No Place of Refuge by Ausma Zehanat Khan #BookReview #BlogTour


Amid a global crisis, one woman searches for justice…

The Syrian refugee crisis just became personal for Inspector Esa Khattak and Sergeant Rachel Getty.  

NGO worker Audrey Clare, sister of Khattak’s childhood friend, is missing.

In her wake, a French Interpol Agent and a young Syrian man are found dead at the Greek refugee camp where she worked.

Khattak and Getty travel to Greece to trace Audrey’s last movements in a desperate attempt to find her. In doing so, they learn that her work in Greece had strayed well beyond the remit of her NGO…

Had Audrey been on the edge of exposing a dangerous secret at the heart of the refugee crisis – one that ultimately put a target on her own back?
No Place of Refuge is a highly topical, moving mystery in which Khan sensitively exposes the very worst and best of humanity.
Fans of the series will love this latest instalment. 

I'm thrilled to be hosting the very special Khattak and Getty blog tour today. As well as a review of the latest book in the series, No Place of Refuge, I will also be sharing excerpts from my reviews of the previous novels. I'm a huge fan of Ausma Zehanat Khan's writing and would like to thank her, No Exit Press and Anne Cater from Random Things Tours for inviting me and for my advance copy of the novel.

No Place of Refuge opens with an ominous prologue set on the Greek island of Lesvos. Audrey Clare - the close friend of Esa Khattak's younger sister, Ruksh, and the sister of Esa's own best friend, Nathan - has been on the island for four months, assisting Syrian refugees through her NGO, Woman to Woman. By the end of the prologue, Audrey is in trouble; as the book progresses, readers have the benefit of knowing a little more about what happened to her but exactly what occurred isn't revealed until much later.

Esa Khattak and Rachel Getty could be forgiven for thinking that life was going to be a little easier for them after a tumultuous few years. The pair are even invited to a state dinner where they meet the new prime minister. Although he is never actually named, I don't think readers would be far wrong in assuming he is based on Justin Trudeau. A parliamentary inquiry regarding a previous case has finally exonerated Khattak of any wrongdoing and the prime minister offers proper ministerial support to Esa and Rachel's complex Community Policing portfolio, something which has been lacking up till now. However, what should be a thoroughly pleasant evening is suddenly spoiled when a worried Nathan Clare arrives to seek Khattak's help, announcing that Audrey is missing.

Although the case would ordinarily be outside of Khattak and Getty's remit, the prime minister has officially approved their involvement; Rachel swiftly realises that news about a prominent Canadian's sister disappearing while helping refugees resettle would seriously undermine the goodwill shown towards the country's Syrian refugee program. The Canadian response to little Aylan Kurdi's tragic death was to demand that more was done to alleviate the crisis, with an outpouring of support for the resettlement of refugees in Canada although there are still the familiar dissenting voices, who are quick to conflate the terms 'migrant' and 'refugee' and provoke the fear of terrorism whenever possible. The global refugee crisis has always been politicised and so it's not surprising that the Government would want Audrey's disappearance solved as soon as possible. This is obviously going to be a difficult case for Esa, due to his personal involvement and it doesn't become any easier when it transpires that Interpol are also involved as Audrey may be implicated in the death of one of their agents. Rachel also feels personally involved - she and Nathan had grown close previously and she can't help but empathise with his fears, having spent many years looking for her missing brother.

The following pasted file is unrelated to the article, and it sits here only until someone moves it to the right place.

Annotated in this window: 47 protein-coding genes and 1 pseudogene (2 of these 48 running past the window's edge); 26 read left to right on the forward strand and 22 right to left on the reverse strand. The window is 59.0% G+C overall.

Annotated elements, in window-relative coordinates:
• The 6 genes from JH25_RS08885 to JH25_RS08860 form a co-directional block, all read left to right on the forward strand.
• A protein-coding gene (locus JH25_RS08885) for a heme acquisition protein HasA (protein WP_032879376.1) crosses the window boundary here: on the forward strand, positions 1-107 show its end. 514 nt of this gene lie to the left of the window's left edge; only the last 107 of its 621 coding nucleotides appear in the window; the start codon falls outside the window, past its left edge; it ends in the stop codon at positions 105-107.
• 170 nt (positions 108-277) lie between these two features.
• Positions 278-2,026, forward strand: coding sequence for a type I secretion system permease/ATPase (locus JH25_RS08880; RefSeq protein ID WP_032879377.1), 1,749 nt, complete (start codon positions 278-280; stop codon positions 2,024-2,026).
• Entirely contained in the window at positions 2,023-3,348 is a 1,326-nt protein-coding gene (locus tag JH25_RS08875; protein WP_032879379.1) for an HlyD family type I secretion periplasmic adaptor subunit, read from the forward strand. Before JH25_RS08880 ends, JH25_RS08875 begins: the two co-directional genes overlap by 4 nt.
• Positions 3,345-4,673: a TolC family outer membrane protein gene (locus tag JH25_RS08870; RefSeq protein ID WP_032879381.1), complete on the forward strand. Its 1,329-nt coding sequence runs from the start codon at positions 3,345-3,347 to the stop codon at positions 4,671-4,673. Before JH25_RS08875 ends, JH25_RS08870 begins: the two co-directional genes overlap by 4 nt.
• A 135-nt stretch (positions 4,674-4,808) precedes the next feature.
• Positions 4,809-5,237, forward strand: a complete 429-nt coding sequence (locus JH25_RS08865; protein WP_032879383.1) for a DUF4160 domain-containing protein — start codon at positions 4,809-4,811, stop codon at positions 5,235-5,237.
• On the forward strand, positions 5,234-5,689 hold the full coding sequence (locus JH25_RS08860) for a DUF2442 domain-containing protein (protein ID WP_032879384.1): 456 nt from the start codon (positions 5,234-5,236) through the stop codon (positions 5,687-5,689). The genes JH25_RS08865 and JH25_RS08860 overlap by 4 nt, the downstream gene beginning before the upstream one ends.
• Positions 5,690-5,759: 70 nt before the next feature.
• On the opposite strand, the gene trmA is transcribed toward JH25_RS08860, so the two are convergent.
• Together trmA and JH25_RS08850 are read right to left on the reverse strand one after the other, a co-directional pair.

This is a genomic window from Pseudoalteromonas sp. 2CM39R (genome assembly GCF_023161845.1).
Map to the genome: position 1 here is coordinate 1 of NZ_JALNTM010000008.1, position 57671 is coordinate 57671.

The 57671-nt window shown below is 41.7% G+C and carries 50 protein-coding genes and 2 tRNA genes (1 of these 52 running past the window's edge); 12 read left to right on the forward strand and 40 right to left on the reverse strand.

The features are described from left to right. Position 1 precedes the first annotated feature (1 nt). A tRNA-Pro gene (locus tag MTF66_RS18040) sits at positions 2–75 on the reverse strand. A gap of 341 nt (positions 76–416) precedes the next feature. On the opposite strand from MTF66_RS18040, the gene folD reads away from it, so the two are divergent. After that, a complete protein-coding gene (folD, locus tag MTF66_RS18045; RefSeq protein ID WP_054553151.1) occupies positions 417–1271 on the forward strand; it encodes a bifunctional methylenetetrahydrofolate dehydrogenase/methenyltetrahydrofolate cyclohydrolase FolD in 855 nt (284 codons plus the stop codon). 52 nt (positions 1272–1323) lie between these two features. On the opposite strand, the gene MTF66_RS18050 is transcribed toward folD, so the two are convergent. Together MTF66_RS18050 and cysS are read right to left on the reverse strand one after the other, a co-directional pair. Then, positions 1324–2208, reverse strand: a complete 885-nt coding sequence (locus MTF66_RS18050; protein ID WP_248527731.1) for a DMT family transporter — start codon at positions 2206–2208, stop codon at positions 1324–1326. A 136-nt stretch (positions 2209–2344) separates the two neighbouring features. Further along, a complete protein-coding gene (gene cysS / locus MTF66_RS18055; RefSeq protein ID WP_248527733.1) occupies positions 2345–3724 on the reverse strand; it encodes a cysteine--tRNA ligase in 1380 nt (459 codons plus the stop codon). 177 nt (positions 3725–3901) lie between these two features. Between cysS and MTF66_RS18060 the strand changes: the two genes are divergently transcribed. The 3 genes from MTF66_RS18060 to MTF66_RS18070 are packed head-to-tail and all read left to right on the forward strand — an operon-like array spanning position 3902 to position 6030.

Esa and Rachel travel to Lesvos in an attempt to uncover the truth and it's a journey which later takes them into Turkey and France as they try to trace Audrey's movements. As they visit the various camps on the island, both form bonds with the refugees and volunteers they meet. Esa is simultaneously accepted as a man who looks very much like one of the Afghan refugees and feared as a policeman and Rachel is shocked by the scale of the suffering she witnesses, responding in her usual manner by becoming involved in the rescue missions on the beach. Since the destruction of the Calais Jungle, we don't see the truth before our eyes on the nightly news as often and so the vivid descriptions of the camps are an important reminder of the dreadful conditions in these places. The close professional and personal partnership between Khattak and Getty endures as always but both must confront their feelings regarding complicated relationships during the course of the novel as what they see and learn has a profound impact on them and what they find goes far beyond a straightforward investigation into a missing young woman.